The Montreal Police Fraternity says it’s too easy to blame its members for racial profiling
The president of the Montreal Police Brotherhood says racial profiling is “a societal issue” that goes beyond policing while testifying in a class action lawsuit Friday at the Montreal courthouse.
Asked by lawyer Mike Diomande about his stance on racial profiling, Yves Francoeur expressed frustration that “the police always bear the blame when they respond to incidents of racism allegations in the city”.
The Black Coalition of Quebec is suing on behalf of people who allege they were racially profiled between August 2017 and January 2019. She is seeking just over $170 million in damages — $5,000 per racialized person arrested without good cause.
The hearings began on Wednesday.
Francoeur has chaired the union, which represents more than 4,300 members, since 2005 and says it has always been opposed to racism, pointing to various diversity and sensitivity training sessions that have been put in place.
Francoeur says there is a fine line between racial profiling and criminal profiling that allows law enforcement officers to do their jobs and protect people.
He also said the fraternity advocates body cameras because they believe it would help its members feel better protected and would allow every part of a police interaction to be recorded.
When Black Coalition lawyers asked him how to rebuild trust between the police and the public, Francoeur rebuffed him, saying the perception he had heard from members was that there had been no breach of trust.
“Very insidious” problem
Alain Babineau, a former RCMP officer and member of the anti-racism group Red Coalition, says more needs to be done to combat racial profiling.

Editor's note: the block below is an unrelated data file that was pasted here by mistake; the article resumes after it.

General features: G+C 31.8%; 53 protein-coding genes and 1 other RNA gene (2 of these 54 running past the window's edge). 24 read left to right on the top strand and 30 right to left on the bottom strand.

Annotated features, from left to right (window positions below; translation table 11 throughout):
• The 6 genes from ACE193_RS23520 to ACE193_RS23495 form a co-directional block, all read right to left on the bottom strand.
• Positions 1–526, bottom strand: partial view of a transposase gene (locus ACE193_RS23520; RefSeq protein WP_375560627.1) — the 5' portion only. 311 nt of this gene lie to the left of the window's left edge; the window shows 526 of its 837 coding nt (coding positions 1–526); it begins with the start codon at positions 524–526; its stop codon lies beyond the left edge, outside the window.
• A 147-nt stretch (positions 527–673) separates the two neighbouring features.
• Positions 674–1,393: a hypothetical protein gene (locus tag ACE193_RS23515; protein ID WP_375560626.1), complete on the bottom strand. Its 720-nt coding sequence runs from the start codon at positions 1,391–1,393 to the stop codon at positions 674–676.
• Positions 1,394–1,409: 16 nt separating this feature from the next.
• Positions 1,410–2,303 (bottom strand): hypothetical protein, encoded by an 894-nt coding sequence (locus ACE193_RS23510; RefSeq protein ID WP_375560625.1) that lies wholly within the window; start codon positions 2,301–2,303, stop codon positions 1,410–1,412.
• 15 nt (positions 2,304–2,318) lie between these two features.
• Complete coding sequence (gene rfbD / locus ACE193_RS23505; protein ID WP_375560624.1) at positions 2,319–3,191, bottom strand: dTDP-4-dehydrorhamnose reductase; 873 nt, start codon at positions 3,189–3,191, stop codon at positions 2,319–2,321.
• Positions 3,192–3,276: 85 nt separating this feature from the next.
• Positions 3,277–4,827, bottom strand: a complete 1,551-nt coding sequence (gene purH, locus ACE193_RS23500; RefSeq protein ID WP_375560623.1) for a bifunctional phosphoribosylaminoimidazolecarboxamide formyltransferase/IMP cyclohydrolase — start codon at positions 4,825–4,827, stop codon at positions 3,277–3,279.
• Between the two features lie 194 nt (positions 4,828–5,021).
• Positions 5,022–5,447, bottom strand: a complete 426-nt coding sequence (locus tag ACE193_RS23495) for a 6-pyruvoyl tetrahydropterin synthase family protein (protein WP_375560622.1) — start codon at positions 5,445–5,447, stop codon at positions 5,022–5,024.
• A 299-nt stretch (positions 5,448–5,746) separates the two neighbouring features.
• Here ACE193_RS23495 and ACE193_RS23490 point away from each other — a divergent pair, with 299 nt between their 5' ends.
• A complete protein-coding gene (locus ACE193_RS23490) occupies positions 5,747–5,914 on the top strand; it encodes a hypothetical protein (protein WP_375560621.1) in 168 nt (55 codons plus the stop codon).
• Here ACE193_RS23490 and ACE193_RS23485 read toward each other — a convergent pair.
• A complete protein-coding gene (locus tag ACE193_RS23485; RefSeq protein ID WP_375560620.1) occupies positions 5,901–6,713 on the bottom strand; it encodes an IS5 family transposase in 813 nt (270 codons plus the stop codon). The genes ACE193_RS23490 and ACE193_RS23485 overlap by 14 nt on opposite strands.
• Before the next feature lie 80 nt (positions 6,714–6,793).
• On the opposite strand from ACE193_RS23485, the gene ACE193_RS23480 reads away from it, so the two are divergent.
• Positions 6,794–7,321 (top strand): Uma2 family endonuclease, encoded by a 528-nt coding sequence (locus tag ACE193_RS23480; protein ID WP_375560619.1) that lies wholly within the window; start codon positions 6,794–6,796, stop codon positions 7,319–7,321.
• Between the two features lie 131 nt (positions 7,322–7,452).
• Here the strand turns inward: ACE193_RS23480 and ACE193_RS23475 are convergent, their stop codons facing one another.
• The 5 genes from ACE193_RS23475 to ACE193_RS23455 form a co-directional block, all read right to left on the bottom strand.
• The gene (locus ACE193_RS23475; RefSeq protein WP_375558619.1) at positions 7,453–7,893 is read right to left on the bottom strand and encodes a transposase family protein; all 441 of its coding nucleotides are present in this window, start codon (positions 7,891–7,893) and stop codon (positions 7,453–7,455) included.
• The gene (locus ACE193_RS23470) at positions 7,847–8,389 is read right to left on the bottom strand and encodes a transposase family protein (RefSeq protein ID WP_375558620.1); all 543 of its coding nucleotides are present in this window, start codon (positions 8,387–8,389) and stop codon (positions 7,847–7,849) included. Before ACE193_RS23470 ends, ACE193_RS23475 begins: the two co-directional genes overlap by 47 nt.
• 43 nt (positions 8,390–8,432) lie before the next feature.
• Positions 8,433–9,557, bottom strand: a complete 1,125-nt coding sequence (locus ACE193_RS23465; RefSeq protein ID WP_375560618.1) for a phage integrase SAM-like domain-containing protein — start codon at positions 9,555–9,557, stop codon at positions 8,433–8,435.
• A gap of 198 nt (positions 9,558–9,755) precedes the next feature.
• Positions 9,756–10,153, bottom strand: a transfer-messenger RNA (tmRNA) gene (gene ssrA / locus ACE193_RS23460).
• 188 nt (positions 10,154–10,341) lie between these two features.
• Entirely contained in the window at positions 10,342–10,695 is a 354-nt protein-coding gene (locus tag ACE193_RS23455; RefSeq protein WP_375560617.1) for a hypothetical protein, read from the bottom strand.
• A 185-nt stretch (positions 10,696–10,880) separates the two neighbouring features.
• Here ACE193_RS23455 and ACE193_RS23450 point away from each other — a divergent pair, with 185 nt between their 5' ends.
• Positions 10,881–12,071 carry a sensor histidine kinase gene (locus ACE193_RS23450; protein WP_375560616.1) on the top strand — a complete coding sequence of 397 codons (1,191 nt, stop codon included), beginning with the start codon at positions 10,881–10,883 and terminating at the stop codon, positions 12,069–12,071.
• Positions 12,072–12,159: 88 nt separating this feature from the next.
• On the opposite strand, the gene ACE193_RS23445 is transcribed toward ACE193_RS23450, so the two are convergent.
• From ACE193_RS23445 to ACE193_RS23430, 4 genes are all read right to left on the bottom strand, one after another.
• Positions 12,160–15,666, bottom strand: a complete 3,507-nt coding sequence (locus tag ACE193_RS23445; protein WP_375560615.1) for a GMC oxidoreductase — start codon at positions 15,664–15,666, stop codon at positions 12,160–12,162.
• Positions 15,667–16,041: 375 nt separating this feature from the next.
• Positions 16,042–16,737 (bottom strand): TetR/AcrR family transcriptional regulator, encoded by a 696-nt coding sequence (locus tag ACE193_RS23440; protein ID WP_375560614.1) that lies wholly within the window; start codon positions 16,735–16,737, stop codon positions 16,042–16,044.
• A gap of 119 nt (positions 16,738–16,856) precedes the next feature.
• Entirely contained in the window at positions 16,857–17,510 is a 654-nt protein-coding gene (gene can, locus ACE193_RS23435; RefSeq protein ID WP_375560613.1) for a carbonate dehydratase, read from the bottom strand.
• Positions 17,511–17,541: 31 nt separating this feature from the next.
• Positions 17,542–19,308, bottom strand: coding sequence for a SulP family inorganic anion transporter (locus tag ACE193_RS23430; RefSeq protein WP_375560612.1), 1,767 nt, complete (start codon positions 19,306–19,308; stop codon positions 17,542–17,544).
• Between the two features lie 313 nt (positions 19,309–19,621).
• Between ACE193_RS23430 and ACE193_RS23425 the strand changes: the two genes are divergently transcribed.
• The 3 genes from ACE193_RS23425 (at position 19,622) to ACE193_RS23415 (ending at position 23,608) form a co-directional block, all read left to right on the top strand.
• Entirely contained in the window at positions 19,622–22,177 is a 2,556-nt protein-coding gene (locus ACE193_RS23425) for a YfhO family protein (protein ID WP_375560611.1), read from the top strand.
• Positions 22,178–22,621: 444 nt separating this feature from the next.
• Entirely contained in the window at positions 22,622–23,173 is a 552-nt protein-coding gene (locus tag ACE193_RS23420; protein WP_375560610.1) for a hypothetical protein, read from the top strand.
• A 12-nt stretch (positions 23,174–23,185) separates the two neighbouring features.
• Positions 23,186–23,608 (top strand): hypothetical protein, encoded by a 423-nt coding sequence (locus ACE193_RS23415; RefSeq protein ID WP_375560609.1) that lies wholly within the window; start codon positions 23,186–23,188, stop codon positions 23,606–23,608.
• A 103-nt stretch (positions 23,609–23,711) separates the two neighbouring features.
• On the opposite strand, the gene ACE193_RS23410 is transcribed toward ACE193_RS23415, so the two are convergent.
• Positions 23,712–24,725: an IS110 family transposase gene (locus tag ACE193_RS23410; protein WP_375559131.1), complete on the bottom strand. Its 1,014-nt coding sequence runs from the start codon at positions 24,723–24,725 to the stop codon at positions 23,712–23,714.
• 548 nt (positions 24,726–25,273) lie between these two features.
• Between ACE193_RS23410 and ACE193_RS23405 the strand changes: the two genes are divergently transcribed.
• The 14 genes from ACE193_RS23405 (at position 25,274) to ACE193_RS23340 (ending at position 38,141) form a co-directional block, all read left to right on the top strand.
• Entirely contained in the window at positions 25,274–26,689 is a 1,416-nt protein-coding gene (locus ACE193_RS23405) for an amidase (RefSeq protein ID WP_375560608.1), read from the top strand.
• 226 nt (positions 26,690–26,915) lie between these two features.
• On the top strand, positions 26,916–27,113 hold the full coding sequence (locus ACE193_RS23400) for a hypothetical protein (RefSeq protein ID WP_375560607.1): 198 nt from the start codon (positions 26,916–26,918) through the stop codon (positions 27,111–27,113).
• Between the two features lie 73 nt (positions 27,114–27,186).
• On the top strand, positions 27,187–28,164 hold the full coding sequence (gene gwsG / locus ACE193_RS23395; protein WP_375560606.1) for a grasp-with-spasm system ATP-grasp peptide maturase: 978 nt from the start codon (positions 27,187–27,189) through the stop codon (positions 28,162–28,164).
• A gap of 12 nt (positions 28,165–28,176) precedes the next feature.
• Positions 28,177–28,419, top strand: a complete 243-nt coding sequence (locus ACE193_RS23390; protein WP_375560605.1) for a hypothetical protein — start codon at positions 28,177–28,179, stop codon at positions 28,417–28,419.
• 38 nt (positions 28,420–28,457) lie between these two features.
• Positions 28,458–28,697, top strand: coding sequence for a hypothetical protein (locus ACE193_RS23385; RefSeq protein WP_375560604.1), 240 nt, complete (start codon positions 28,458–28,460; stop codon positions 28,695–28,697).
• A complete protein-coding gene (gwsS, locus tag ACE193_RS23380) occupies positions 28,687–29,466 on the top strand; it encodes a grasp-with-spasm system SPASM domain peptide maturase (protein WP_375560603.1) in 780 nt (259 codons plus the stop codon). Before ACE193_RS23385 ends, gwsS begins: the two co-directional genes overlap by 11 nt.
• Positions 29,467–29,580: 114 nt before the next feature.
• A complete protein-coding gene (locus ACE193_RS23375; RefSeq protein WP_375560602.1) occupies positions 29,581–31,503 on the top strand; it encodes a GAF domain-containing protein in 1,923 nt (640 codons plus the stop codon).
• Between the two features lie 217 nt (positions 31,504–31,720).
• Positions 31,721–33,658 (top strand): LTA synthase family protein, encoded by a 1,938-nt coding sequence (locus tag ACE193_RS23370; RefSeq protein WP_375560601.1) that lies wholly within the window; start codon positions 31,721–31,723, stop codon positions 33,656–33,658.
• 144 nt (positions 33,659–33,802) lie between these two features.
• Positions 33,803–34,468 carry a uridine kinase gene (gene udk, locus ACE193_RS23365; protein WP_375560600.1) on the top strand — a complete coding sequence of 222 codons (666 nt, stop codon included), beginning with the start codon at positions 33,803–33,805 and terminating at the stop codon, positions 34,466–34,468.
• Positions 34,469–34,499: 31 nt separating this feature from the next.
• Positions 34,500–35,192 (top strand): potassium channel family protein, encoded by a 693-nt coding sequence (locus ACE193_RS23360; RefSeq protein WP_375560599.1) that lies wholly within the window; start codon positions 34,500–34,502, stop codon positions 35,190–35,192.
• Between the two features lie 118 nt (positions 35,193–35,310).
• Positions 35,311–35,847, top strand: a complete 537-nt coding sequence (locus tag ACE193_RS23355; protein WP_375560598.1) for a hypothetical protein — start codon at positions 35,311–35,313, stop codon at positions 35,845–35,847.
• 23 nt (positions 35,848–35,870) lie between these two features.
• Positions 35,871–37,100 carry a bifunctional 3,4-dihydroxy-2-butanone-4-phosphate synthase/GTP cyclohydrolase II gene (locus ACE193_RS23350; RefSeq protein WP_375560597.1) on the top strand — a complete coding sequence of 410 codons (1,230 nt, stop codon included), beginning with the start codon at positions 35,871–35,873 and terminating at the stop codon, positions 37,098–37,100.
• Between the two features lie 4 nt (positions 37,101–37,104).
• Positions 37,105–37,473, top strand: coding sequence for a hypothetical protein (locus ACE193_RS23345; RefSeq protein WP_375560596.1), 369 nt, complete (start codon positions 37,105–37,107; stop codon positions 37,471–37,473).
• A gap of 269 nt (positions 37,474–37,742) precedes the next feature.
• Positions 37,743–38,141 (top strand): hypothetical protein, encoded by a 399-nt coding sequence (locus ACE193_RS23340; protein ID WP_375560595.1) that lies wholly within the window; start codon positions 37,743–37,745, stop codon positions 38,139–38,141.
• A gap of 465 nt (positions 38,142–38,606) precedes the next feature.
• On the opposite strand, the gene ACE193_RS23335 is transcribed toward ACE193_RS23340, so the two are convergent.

“If you have the notion that a black person is more likely to be involved in crime, you’re going to racially profile that person,” he said.
“Diversity and inclusion have nothing to do with racism and discrimination.”
New Montreal Police Chief Fady Dagher testified in court Thursday, acknowledging in court that racial profiling is being done within his police force, but said he hopes to change the culture of the Service de Police de la Ville de Montréal (SPVM). can.
Dagher spoke about the systemic nature of racial profiling.
“It’s a very insidious, very subtle, very sneaky problem, and you don’t realize you’re doing it,” he said. “How can I make my cops realize that they have unconscious – and sometimes even conscious – biases?”
Dagher also spoke about the SPVM’s policies and training on racial profiling and how they have evolved over time. He says the first recognized racial profiling was a problem in the early 2000s.
“I don’t think it will ever be enough. I think it will be a continuous effort that we have to make to be able to fight racial profiling,” he said.
Dagher said the key is to keep working at a deep level to change the culture of the force.
But Dagher defended arbitrary arrests, which Judge Michel Yergeau ruled unconstitutional last October, saying they were “still necessary”.
Montreal Mayor Valérie Plante will testify on Tuesday.
For more stories about Black Canadians’ experiences—from anti-Black racism to success stories within the Black community—see Being Black in Canada, a CBC project Black Canadians can be proud of. You can read more stories here.